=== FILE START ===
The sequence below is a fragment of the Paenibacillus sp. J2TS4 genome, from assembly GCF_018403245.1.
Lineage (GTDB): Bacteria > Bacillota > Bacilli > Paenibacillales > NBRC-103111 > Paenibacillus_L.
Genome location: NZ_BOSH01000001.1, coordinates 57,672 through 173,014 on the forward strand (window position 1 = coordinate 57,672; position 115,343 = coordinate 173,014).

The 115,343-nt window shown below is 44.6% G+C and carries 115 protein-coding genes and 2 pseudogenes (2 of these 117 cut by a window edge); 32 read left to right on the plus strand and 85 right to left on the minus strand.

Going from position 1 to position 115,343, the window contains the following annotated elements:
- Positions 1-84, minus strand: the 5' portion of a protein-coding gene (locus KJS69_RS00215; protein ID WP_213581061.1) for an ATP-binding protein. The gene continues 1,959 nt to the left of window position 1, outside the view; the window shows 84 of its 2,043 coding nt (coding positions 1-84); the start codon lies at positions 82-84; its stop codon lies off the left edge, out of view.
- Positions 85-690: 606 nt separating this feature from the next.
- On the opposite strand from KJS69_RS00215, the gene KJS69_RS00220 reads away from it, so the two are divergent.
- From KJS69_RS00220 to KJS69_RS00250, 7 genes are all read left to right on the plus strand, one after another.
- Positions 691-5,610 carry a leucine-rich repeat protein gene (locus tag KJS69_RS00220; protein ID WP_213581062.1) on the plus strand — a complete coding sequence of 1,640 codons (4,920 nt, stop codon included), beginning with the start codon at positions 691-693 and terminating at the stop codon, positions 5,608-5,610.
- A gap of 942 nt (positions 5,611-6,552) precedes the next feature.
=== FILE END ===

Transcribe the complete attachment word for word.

The sequence below is a fragment of the Paenibacillus sp. J2TS4 genome, from assembly GCF_018403245.1.
Lineage (GTDB): Bacteria > Bacillota > Bacilli > Paenibacillales > NBRC-103111 > Paenibacillus_L.
Genome location: NZ_BOSH01000001.1, coordinates 57,672 through 173,014 on the forward strand (window position 1 = coordinate 57,672; position 115,343 = coordinate 173,014).

The 115,343-nt window shown below is 44.6% G+C and carries 115 protein-coding genes and 2 pseudogenes (2 of these 117 cut by a window edge); 32 read left to right on the plus strand and 85 right to left on the minus strand.

Going from position 1 to position 115,343, the window contains the following annotated elements:
- Positions 1-84, minus strand: the 5' portion of a protein-coding gene (locus KJS69_RS00215; protein ID WP_213581061.1) for an ATP-binding protein. The gene continues 1,959 nt to the left of window position 1, outside the view; the window shows 84 of its 2,043 coding nt (coding positions 1-84); the start codon lies at positions 82-84; its stop codon lies off the left edge, out of view.
- Positions 85-690: 606 nt separating this feature from the next.
- On the opposite strand from KJS69_RS00215, the gene KJS69_RS00220 reads away from it, so the two are divergent.
- From KJS69_RS00220 to KJS69_RS00250, 7 genes are all read left to right on the plus strand, one after another.
- Positions 691-5,610 carry a leucine-rich repeat protein gene (locus tag KJS69_RS00220; protein ID WP_213581062.1) on the plus strand — a complete coding sequence of 1,640 codons (4,920 nt, stop codon included), beginning with the start codon at positions 691-693 and terminating at the stop codon, positions 5,608-5,610.
- A gap of 942 nt (positions 5,611-6,552) precedes the next feature.